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Flying Blue Dog

Farm & Nursery

Willow Creek, Ca

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Tips from the Potting Bench

Apr 11th, 2011:RAISED GARDEN BEDS

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When we first moved here, a friend of ours who had farmed in Orleans on land similar to ours suggested we not waste our time trying to improve our soil. His suggestion was that we buy topsoil and add an 8-12 inch layer where we wanted to have our garden beds. Our property sits at the base of Brush Mountain and while it is beautiful with a gorgeous view across the Trinity River to Campbell Ridge, it is also very rocky. Now there is nothing wrong with rocky ground, it has great drainage so it’s perfect for fruit trees. It does however make it rather difficult to grow most other things. We didn’t take his advice at first.

8 years later, after adding compost, manure, rock dusts and everything else you can think of, the soil was still pretty lean and so were the veggies we tried growing on it. More importantly (and expensively) we still couldn’t use the rototiller in the rocky soil without breaking something on the machine and giving my shoulders a sore work out trying to keep the tiller from jumping all over the place. A few years ago we decided our friend was right, so we built trellised beds and back filled them with a garden soil blend we had trucked in from the coast.

This year we want to create a few smaller planting beds using a no dig, no soil technique I read about this winter. It’s a variation of a lasagna bed where you layer various specific materials and plant directly in it. Anyone can do it on just about any kind of soil. Here’s what you do.

These materials will build a 4x8’ bed. You can frame in the bed with anything you have around. 1x12” boards, bricks, concrete blocks, stones, even corrugated tin. We are going to try making a frame of chicken wire. We bought a roll of 12” chicken wire and cut a bunch of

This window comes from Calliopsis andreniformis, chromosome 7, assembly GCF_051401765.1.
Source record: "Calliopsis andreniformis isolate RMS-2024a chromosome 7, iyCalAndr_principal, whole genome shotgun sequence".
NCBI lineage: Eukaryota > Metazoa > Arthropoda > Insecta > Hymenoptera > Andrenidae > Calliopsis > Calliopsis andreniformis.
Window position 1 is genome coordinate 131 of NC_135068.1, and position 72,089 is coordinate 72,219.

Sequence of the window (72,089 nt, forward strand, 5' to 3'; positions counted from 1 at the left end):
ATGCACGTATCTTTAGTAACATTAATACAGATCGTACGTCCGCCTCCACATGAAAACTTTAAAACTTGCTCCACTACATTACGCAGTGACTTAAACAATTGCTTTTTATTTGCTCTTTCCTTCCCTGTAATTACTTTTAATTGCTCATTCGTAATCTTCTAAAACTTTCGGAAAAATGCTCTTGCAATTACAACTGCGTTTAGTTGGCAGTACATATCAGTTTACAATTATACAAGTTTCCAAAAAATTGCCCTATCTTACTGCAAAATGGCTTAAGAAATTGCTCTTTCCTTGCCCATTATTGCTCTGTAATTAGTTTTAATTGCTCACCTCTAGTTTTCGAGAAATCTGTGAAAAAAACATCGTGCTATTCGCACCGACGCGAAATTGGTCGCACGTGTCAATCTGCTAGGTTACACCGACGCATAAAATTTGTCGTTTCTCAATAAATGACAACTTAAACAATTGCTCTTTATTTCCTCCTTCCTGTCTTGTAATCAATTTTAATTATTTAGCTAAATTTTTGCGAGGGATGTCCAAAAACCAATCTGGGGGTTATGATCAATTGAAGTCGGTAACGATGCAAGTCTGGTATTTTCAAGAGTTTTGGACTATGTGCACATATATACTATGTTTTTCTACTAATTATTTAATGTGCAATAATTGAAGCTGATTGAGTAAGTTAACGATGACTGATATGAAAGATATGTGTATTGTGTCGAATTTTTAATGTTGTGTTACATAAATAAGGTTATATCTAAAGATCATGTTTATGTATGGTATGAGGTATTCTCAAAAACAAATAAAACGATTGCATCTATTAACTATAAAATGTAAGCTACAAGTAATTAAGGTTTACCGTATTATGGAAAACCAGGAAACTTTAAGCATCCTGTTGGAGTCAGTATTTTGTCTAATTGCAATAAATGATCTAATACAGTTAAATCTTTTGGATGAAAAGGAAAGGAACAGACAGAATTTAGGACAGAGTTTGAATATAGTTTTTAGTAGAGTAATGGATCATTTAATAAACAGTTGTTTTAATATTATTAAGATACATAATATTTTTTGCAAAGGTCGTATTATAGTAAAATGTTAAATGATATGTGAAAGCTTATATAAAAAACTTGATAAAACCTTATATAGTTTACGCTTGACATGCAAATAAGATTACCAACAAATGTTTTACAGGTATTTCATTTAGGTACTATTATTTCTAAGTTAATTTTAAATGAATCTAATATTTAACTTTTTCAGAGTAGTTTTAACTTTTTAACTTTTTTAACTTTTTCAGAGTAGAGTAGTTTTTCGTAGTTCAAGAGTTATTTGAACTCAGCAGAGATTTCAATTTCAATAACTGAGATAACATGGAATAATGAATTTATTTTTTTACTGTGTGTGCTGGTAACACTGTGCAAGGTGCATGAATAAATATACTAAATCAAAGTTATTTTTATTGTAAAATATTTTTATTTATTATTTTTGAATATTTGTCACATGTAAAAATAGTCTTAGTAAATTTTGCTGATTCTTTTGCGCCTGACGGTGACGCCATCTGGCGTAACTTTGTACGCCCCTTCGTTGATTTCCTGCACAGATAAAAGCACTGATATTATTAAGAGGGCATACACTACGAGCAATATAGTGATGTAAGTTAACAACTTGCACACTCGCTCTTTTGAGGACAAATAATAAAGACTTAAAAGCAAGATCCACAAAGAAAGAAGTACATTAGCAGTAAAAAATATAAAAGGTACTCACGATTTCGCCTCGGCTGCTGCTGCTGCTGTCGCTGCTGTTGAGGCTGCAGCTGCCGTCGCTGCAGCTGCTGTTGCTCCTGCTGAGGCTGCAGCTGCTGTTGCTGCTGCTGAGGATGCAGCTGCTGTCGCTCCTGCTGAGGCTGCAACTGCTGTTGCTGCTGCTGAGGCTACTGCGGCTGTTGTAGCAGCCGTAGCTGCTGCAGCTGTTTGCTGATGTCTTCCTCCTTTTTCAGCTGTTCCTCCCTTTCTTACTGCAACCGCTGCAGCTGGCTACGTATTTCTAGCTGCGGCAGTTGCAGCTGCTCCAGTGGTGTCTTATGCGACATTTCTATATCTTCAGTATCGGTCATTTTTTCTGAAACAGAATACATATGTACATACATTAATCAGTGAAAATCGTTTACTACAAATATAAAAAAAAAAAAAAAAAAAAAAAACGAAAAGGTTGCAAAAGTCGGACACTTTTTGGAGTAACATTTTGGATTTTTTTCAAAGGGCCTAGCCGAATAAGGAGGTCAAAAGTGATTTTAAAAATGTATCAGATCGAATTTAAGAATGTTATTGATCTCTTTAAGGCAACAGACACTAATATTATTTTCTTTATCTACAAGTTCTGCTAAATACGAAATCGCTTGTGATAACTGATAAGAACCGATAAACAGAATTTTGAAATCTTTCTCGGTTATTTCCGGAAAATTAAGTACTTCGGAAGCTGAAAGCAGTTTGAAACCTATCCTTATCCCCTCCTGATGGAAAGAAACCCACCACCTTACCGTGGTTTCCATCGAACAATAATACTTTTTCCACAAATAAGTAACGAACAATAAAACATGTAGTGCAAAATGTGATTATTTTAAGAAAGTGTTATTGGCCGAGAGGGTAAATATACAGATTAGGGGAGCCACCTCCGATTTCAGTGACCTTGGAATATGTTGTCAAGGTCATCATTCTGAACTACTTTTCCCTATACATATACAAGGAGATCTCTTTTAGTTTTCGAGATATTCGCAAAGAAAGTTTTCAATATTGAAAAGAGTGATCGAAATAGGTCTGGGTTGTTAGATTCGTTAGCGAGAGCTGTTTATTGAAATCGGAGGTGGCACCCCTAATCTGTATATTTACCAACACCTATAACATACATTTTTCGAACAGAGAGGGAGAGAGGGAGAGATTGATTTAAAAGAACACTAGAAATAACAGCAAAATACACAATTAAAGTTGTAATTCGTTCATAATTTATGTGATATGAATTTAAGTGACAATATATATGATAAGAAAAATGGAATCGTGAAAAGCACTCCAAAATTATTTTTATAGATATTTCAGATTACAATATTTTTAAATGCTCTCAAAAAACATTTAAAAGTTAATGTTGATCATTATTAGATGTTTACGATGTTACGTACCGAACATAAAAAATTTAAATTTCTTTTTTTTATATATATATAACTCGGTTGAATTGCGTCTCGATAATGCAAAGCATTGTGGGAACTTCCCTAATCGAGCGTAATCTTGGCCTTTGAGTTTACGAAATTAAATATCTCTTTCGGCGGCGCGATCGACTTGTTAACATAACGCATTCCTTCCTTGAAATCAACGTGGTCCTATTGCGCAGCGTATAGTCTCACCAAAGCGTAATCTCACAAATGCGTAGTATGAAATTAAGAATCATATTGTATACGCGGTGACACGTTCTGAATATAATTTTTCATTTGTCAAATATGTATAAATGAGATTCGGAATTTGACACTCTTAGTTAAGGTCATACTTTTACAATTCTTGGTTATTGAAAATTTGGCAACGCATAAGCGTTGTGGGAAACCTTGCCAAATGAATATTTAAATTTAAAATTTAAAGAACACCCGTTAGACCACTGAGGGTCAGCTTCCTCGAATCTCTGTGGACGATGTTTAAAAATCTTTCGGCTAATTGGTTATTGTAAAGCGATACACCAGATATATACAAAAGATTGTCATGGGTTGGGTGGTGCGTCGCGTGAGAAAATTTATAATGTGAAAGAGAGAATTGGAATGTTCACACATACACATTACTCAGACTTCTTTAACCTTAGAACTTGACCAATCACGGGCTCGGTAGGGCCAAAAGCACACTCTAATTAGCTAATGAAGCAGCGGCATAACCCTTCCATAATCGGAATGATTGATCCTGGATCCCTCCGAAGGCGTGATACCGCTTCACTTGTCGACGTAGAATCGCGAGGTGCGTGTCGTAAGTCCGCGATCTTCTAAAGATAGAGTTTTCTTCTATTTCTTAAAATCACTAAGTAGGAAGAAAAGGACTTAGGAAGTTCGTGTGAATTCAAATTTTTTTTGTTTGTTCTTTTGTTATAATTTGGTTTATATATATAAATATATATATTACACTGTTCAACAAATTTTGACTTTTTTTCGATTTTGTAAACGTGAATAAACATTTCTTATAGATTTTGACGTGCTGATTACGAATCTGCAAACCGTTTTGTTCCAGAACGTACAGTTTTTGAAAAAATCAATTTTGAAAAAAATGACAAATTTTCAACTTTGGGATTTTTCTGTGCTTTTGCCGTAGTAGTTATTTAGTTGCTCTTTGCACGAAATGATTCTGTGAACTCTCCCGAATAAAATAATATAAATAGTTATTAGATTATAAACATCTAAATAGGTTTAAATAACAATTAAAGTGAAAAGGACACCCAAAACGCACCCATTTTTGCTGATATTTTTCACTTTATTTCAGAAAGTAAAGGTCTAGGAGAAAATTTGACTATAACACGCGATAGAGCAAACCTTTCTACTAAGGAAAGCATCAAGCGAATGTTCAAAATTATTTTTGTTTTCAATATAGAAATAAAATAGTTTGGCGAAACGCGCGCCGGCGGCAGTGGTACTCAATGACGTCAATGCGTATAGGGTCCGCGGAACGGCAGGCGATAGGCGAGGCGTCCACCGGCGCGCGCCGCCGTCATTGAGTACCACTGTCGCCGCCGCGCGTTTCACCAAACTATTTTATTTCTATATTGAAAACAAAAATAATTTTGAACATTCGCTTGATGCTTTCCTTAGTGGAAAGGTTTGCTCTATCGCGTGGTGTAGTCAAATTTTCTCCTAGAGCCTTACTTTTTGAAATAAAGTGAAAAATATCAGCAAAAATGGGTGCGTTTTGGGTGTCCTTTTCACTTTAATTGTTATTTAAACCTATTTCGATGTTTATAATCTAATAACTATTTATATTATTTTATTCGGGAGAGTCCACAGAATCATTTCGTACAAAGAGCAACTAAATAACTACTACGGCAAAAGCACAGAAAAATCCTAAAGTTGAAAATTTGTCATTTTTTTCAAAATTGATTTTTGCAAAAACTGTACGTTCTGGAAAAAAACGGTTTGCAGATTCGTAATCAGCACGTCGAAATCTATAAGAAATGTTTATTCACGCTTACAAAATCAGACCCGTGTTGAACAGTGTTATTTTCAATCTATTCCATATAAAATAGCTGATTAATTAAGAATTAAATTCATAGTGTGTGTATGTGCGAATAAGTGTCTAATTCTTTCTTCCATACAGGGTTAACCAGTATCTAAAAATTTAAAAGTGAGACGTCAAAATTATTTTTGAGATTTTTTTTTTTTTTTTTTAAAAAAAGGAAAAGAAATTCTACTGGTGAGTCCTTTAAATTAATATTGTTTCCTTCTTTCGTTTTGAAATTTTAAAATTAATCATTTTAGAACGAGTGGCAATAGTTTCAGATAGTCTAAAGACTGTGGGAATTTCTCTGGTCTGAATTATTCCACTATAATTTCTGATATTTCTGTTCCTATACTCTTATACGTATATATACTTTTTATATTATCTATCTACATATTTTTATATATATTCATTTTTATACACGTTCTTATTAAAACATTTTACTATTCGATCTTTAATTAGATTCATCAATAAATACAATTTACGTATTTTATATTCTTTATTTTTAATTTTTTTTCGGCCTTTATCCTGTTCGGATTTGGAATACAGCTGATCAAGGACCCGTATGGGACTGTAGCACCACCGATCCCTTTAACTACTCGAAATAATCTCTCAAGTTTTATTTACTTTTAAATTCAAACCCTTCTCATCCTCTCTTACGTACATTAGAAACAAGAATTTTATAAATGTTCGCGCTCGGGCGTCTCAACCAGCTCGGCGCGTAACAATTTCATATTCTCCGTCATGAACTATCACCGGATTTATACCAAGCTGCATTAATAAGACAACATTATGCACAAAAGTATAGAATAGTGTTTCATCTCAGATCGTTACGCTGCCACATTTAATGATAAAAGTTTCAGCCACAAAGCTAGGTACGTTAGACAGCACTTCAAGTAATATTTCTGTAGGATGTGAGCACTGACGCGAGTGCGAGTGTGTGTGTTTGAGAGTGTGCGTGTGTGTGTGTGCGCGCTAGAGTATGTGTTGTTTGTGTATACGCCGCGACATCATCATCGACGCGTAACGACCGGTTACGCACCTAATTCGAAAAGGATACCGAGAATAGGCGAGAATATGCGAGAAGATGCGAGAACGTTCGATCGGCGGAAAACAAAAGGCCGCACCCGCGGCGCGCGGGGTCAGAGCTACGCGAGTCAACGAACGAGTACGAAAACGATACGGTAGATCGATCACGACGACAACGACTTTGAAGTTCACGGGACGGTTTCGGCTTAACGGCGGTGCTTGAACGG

2’ long pieces of rebar. I’ll lay out the bed design with a rope and drive the chicken wire into the ground every 3’ or so and attach the wire to the rebar for a quick easy frame. Once you have the frame in place you will need 2 to 3 pounds of blood and bone meal, newspaper or cardboard, 1 bale of alfalfa, 1 bale of straw and 10 cubic feet of compost.

First, soak the soil where the bed is going to be built and sprinkle a generous handful of blood and bone meal and water that in. Next, lay a quarter to one half inch deep of newspaper or cardboard down and sprinkle this with the blood and bone meal. Then add about 4” of alfalfa and sprinkle that with blood and bone meal. On top of the alfalfa add a layer about 8” deep of the straw, sprinkle again with blood and bone meal and top that with 4” of compost. One more sprinkle of blood and bone meal topped with a 1” layer of straw or grass clippings. Water the whole thing really well and let it sit a week or so to begin to mellow and break down, then plant your seeds or transplants in your new bed.

The bed will naturally sink as all the materials break down creating a rich planting environment. To maintain the fertility of this type of bed add more compost and straw or cover crop it every winter.
 

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